by Klavs Renerts, MD Assistant Medical Doctor in Neurology at the University Hospital of Zurich

The hospitals are in a transition period from a paper-based era to an electronic one. The ship of digitalisation has set sail, but it risks steering in to deep waters as medical professionals worldwide report of electronic health record systems (EHRs) eating away their most valuable resource – time.❶,❷ We should rethink the role of digital machinery in hospitals, to increase their efficiency and, most importantly, to advance the field of medicine. Being a medical resident at a university hospital, I humbly offer my personal point of view.

“Eye-to-eye contact between the doctor and the patient is a precious commodity.”

It is continuously being bombarded by phone calls, direct messages and e-mails with inquiries ranging from simply prolonging a prescription to handling an urgent medical problem elsewhere. Such an environment is not always optimal for delivering sensitive news to a patient or contemplating a complex medical problem.

The good old saying “pics or it didn’t happen” rings especially true for medicine, where each task, conversation, correspondence and medical decision needs to be documented. This is done to ensure continuity, as one patient may be treated by several different medical professionals.

The medical guidelines need to be constantly adapted, as a blossoming scientific scene is bringing out close to a million medical papers yearly.❸ Doctors are expected to be up-to-date. Because their patients sure are.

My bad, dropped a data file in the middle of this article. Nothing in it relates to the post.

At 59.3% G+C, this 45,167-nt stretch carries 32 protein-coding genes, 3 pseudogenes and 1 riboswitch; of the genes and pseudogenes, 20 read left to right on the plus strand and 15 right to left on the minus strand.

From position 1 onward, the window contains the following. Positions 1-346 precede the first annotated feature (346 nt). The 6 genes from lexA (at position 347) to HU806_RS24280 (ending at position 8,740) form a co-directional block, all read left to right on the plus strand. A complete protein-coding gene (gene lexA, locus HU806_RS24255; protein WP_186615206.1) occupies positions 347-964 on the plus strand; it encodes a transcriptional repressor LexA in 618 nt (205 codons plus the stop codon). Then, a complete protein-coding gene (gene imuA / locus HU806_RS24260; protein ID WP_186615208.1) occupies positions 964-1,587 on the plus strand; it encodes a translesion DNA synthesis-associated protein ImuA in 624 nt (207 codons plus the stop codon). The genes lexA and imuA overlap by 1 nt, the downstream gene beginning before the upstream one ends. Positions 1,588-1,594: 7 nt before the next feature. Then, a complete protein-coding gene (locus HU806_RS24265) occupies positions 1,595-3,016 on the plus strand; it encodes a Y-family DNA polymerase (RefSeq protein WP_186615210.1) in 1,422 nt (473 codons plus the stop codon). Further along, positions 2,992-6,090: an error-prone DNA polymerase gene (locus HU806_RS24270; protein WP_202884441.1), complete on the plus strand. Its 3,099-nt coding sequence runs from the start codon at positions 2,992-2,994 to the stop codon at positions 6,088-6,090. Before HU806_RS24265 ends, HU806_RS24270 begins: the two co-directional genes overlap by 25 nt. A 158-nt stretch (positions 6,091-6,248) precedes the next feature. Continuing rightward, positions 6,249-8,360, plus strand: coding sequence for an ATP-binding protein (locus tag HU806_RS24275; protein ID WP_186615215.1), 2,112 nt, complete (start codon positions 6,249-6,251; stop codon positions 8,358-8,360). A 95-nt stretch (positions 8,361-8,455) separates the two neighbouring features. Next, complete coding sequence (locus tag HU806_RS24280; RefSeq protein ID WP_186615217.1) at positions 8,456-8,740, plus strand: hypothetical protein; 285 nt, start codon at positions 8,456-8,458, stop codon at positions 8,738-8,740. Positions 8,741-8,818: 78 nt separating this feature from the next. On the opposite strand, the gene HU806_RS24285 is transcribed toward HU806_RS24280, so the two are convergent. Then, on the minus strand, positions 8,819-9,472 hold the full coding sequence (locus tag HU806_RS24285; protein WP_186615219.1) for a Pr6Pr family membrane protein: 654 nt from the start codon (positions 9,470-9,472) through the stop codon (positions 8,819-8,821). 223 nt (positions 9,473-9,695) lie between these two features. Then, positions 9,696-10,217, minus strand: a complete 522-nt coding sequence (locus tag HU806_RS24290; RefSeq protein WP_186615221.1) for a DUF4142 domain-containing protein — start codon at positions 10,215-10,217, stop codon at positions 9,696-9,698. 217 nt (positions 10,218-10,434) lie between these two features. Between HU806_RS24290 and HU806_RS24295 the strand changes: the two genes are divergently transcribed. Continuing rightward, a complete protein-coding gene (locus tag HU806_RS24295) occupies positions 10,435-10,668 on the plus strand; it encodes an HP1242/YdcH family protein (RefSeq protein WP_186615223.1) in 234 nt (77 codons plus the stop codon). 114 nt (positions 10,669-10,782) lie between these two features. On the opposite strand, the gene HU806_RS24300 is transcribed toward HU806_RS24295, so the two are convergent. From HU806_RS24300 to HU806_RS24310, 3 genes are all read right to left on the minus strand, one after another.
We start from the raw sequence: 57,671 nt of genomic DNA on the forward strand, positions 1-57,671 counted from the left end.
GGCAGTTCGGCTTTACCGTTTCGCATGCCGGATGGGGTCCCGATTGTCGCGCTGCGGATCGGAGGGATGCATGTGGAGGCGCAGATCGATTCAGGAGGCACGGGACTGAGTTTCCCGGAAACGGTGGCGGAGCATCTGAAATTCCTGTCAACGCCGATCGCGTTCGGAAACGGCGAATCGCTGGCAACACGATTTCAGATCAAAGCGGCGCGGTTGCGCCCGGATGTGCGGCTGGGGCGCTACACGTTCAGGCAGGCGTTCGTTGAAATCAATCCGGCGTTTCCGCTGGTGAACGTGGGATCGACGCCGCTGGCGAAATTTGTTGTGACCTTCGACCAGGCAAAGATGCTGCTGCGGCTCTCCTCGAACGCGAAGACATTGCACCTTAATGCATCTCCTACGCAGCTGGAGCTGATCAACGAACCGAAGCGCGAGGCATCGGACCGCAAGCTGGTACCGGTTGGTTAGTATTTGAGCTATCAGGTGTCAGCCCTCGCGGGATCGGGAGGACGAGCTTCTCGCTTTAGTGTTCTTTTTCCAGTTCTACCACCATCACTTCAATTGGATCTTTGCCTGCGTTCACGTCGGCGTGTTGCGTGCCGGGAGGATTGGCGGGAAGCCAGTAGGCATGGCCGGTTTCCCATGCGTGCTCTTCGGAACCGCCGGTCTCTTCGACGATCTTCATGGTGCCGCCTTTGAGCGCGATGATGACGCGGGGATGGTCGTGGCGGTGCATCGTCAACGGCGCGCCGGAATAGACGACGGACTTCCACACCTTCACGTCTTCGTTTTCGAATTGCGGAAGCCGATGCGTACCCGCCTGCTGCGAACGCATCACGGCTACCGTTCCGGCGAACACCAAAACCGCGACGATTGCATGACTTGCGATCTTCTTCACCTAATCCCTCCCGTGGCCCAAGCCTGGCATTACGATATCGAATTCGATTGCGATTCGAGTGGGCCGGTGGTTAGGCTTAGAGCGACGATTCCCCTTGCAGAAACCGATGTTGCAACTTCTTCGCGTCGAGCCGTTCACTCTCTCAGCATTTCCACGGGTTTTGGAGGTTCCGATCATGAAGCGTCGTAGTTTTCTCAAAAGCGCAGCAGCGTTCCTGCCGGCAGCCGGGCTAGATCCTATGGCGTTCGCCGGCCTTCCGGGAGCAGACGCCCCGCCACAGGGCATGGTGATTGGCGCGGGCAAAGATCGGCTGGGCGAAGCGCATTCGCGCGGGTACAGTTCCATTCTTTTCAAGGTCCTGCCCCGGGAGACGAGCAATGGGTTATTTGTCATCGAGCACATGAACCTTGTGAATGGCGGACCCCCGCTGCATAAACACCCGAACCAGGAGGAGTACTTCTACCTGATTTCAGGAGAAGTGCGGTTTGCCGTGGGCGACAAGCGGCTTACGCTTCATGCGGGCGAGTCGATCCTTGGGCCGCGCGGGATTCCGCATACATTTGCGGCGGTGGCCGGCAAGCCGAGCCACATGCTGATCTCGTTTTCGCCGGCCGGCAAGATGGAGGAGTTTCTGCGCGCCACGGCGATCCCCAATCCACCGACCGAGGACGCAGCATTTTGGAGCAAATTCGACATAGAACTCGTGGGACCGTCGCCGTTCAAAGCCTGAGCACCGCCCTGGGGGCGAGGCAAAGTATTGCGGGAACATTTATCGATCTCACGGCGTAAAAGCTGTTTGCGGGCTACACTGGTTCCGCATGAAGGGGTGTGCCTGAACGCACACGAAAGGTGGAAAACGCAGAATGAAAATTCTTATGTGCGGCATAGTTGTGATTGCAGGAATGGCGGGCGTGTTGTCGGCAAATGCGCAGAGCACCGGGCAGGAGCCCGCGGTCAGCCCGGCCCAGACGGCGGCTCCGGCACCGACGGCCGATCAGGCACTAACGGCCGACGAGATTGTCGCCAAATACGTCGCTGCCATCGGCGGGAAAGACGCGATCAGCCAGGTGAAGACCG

EHRs came with a promise of a single digital environment for streamlining the management of patients and making the documentation easier. It would also be a tool to order new examinations, prescribe drugs and reach other colleagues. Most importantly, it would give an oversight of medical practice at large, within and between different medical institutions.

However, it appears that EHRs have not made the doctor’s life easier. Now, most of the doctor’s time is spent in front of a computer and not in direct patient care, increasing work dissatisfaction.❶,❹-❼ Some well-off hospitals even employ medical scribes – persons to handle the work with EHR so that doctors are free to communicate with the patients.❽ This seems peculiar, as digitalisation should make the hospitals more efficient. It appears to me that EHRs are the first place to search for potential improvement.

Until today, I have worked with three different EHRs and read about several others. Mostly it is a “one-size-fits-all” software. Hence, a function one clinic requires all the time might be hidden under ten layers of drop-down lists, just because other clinics need it less often. As medical data are sensitive and the security of the system is paramount, EHRs often offer little flexibility.

An alternative approach would be to create a modular EHR environment, where a single clinic in a hospital could mix and match from a range of professional “apps” and extensions to the base EHR. To this end, the software company running the EHR would have to provide an application programming interface (API) and open the environment for third-party developers. This requires a change of mindset, as software providers might be reluctant to let smaller players enter the field. Some EHRs, however, are already experimenting with specialised marketplaces containing apps from third-party developers. Such an environment increases flexibility and allows for user-driven evolution of the EHR.

EHRs could bring medicine into a whole new era by providing data for continuous self-improvement of the hospital. For example, in the old days, if a hospital wanted to battle the rate of infections acquired in the hospital, a labour- and time-consuming study needed to be carried out to assess the data. With an elegant EHR solution, a hospital would have a comprehensive view of all the applied treatments at its fingertips and could attempt to weed out any factors contributing to hospital-acquired ailments, thus reducing the costs and improving the healthcare.